This CD is an exploration of piano fantasies by Mozart, Beethoven and others, performed on a fortepiano, so that it is possible to hear the music as it may have sounded to the composers themselves. Monica Jakuc has specialized for years in this music and these period instruments, and renders fine, authentic and extraordinarily musical performances. This recording is a very special treat for lovers of classical piano music.
About the Artist
Monica Jakuc (pronounced Ya-kutch) is the Elsie Irwin Sweeney Professor of Music at Smith College, where she has taught since 1969.
New York audiences first heard Ms. Jakuc at Alice Tully Hall in 1980 in "A Program of Twentieth-Century Music for Two Pianos" with colleague Kenneth Fearn. Her performance of Bach's "Goldberg" Variations at Merkin Hall was hailed by The New York Times as "an auspicious debut...one will observe Ms. Jakuc's career with more than usual interest." Her 1988 London debut included the premier of a piece written for her by Ronald Perera. She has toured Japan and Alaska and appears often on both U.S. coasts. Ms. Jakuc also delivers lecture-recitals on women composers and has been a featured artist at International Association of Women in Music concerts in London and Washington, D.C.
Inspired by Malcolm Bilson, Ms. Jakuc has performed on early pianos since 1986. She is a frequent guest artist at the E.M. Frederick Collection in Ashburnham, Massachusetts, and was an organizer and performer at the international HaydnFest 1990,
co-sponsored by Smith and the Westfield Center for Early Keyboard Studies. She is a frequent guest performer with Arcadia Players, Pioneer Valley’s early music ensemble, and often features her 6 1/2 –octave Paul McNulty Graf replica in Schubert concerts.
Ms. Jakuc's discography includes fortepiano sonatas by Marianne von Martinez, Marianna von Auenbrugger, and Joseph Haydn on Titanic Records, and Francesca LeBrun's complete Opus 1 Sonatas for fortepiano and violin, with Dana Maiben, on Dorian Discovery.
Born in Newark, New Jersey, Ms. Jakuc received B.S. and M.S. degrees from Juilliard, where she studied with James Friskin and Beveridge Webster. She has also worked with Leon Fleisher, Russell Sherman, and Konrad Wolff, a pupil of Artur Schnabel.
About the Fortepiano
The fortepiano used in this recording, made in the year 2000 for Smith College is a 5 1/2 octave (FF – c’’’’) instrument made by Paul McNulty after the design of Walter & Sohn of Vienna. It is mahogany with brass trim, and features moderator and sustaining knee levers, the equivalent of pedals on the modern piano. The moderator inserts a piece of cloth between the hammer and the strings, thereby softening and mellowing the sound. The sustaining knee lever is the equivalent to the damper (right) pedal on the modern piano.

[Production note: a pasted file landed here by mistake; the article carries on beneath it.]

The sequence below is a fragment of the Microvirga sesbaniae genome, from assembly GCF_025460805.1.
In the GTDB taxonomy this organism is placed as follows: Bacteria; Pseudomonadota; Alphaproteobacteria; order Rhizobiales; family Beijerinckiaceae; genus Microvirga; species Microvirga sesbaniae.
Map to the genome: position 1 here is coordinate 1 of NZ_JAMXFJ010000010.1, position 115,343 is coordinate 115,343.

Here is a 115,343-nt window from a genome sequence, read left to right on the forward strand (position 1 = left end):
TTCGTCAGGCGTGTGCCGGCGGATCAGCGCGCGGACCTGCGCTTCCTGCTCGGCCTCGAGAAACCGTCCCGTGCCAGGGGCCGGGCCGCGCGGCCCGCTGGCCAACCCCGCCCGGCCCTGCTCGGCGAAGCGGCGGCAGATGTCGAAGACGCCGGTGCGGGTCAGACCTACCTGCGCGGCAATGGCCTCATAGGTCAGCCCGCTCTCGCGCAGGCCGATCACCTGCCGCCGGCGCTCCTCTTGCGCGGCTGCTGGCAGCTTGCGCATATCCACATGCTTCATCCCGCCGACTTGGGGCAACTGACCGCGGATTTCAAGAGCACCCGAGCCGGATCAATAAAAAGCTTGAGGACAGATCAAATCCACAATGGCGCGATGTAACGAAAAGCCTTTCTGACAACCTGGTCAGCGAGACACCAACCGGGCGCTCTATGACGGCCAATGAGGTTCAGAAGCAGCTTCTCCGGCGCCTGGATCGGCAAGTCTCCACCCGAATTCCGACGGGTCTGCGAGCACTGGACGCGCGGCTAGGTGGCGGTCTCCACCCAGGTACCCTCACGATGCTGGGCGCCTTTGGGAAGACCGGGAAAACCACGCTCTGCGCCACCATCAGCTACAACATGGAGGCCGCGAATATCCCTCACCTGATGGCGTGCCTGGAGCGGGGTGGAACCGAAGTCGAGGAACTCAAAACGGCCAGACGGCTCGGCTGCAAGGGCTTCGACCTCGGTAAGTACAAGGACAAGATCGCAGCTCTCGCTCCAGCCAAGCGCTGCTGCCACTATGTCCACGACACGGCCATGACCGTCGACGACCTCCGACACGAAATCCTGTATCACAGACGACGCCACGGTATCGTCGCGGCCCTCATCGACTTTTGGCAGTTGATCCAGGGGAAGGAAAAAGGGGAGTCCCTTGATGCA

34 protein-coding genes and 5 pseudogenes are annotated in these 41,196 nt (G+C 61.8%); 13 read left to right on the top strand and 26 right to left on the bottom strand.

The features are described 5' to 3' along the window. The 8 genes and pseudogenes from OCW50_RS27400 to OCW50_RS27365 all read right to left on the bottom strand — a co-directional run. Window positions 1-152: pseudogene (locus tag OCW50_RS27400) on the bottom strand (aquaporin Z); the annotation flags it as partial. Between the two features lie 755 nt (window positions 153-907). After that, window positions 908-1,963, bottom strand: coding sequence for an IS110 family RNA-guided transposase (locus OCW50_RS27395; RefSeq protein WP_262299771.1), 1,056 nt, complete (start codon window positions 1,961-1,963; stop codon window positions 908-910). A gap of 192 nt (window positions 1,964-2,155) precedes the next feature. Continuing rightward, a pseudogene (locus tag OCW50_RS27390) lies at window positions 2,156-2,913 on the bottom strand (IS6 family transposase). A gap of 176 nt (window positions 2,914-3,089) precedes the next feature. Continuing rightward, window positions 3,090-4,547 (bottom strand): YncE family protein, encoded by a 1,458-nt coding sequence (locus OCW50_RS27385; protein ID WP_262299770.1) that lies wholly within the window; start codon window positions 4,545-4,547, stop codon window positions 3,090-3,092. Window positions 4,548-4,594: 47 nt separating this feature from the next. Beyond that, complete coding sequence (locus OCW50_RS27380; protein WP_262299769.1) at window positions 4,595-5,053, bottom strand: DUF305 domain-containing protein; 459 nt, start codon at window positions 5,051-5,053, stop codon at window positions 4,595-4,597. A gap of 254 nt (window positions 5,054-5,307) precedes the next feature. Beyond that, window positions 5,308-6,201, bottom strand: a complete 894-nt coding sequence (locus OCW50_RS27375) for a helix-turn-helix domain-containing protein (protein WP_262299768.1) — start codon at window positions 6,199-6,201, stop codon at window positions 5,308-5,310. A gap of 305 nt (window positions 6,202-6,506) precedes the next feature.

Paul McNulty, an American living in Divisov, Czech Republic, is one of the most highly respected builders working today.
The first pianos, made by Bartolomeo Cristofori about 300 years ago, were named pianoforte or fortepiano (soft-loud or loud-soft) because, unlike the harpsichord, they could play both soft and loud, with the dynamic controlled by the player’s touch. The only other keyboard instrument, with such touch control was the clavichord, whose overall sound was considered too soft for use in concert.
Contemporary usage has ironically shortened the modern instrument’s name to “piano,” and in the past twenty years the term “fortepiano” has come to signify historical pianos, or reproductions of historical pianos.
The earliest fortepianos had a range of five octaves (FF – f’’’), similar to that of the harpsichord. As time went on, this range increased, as can be seen most poignantly in the piano sonatas of Beethoven, in which the highest and lowest notes become farther and farther apart as the sonatas continue.
Because this McNulty fortepiano represents ideas from a number of different Walter instruments in existence around the turn of the 18th century, it is difficult to date itthough I like to attribute it to circa 1803. It is perhaps interesting to note that between 1780 and 1820 there were over 300 Viennese piano builders registered in the guild, and most of them did not date their work. The graceful curve of the Smith piano’s case is not a Walter feature, but rather typical of Ferdinand Hofmann, the guild president at that time.
Why I Play Fortepiano
Why do I play this fortepiano? Essentially for two reasons: because it is close to the instruments for which this music was composed, and because it casts new light on the music I have recorded.
The instrument used in this recording is perfectly suited to the “Moonlight” Sonata, composed in 1801. The other works I play might be more appropriate to the five-octave pianos that were used in the 1780s, but one plays what one has, and the differences between 5-octave and 5 ½-octave instruments are not that great. What is great is the difference between a fortepiano from circa 1803 and the modern piano from circa 1875 (by which time, except for a number of mechanical improvements, the modern piano had assumed its definitive shape).